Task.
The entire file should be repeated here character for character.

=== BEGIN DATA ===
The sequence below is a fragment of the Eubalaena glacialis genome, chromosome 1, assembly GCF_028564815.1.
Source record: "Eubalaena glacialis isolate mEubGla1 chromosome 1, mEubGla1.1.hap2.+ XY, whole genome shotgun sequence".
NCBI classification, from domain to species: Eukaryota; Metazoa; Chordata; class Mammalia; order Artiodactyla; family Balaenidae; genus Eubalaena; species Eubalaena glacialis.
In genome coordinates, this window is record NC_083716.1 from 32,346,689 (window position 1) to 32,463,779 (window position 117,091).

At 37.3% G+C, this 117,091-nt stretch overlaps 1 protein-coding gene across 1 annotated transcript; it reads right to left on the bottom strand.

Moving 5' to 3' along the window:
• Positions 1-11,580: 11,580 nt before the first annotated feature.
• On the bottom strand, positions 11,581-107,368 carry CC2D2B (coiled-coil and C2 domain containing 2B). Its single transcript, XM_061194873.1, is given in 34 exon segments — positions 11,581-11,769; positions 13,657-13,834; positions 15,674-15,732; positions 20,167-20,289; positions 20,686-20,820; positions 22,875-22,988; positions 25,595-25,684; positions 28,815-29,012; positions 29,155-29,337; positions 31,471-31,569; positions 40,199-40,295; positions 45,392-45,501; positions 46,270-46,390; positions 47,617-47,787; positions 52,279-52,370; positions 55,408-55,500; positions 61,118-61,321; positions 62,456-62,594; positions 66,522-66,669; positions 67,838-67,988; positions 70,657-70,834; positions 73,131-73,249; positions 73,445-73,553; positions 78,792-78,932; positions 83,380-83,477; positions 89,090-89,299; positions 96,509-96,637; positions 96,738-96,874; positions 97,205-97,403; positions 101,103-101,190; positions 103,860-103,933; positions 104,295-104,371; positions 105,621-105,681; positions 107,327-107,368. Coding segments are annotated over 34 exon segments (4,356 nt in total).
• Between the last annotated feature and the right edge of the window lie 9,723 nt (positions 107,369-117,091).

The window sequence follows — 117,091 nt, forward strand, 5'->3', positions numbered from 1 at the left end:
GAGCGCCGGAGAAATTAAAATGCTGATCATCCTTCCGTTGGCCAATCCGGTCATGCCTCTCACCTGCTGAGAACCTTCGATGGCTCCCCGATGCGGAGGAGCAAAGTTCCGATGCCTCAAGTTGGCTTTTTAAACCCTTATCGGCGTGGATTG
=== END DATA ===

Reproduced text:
The sequence below is a fragment of the Eubalaena glacialis genome, chromosome 1, assembly GCF_028564815.1.
Source record: "Eubalaena glacialis isolate mEubGla1 chromosome 1, mEubGla1.1.hap2.+ XY, whole genome shotgun sequence".
NCBI classification, from domain to species: Eukaryota; Metazoa; Chordata; class Mammalia; order Artiodactyla; family Balaenidae; genus Eubalaena; species Eubalaena glacialis.
In genome coordinates, this window is record NC_083716.1 from 32,346,689 (window position 1) to 32,463,779 (window position 117,091).

At 37.3% G+C, this 117,091-nt stretch overlaps 1 protein-coding gene across 1 annotated transcript; it reads right to left on the bottom strand.

Moving 5' to 3' along the window:
• Positions 1-11,580: 11,580 nt before the first annotated feature.
• On the bottom strand, positions 11,581-107,368 carry CC2D2B (coiled-coil and C2 domain containing 2B). Its single transcript, XM_061194873.1, is given in 34 exon segments — positions 11,581-11,769; positions 13,657-13,834; positions 15,674-15,732; positions 20,167-20,289; positions 20,686-20,820; positions 22,875-22,988; positions 25,595-25,684; positions 28,815-29,012; positions 29,155-29,337; positions 31,471-31,569; positions 40,199-40,295; positions 45,392-45,501; positions 46,270-46,390; positions 47,617-47,787; positions 52,279-52,370; positions 55,408-55,500; positions 61,118-61,321; positions 62,456-62,594; positions 66,522-66,669; positions 67,838-67,988; positions 70,657-70,834; positions 73,131-73,249; positions 73,445-73,553; positions 78,792-78,932; positions 83,380-83,477; positions 89,090-89,299; positions 96,509-96,637; positions 96,738-96,874; positions 97,205-97,403; positions 101,103-101,190; positions 103,860-103,933; positions 104,295-104,371; positions 105,621-105,681; positions 107,327-107,368. Coding segments are annotated over 34 exon segments (4,356 nt in total).
• Between the last annotated feature and the right edge of the window lie 9,723 nt (positions 107,369-117,091).

The window sequence follows — 117,091 nt, forward strand, 5'->3', positions numbered from 1 at the left end:
GAGCGCCGGAGAAATTAAAATGCTGATCATCCTTCCGTTGGCCAATCCGGTCATGCCTCTCACCTGCTGAGAACCTTCGATGGCTCCCCGATGCGGAGGAGCAAAGTTCCGATGCCTCAAGTTGGCTTTTTAAACCCTTATCGGCGTGGATTG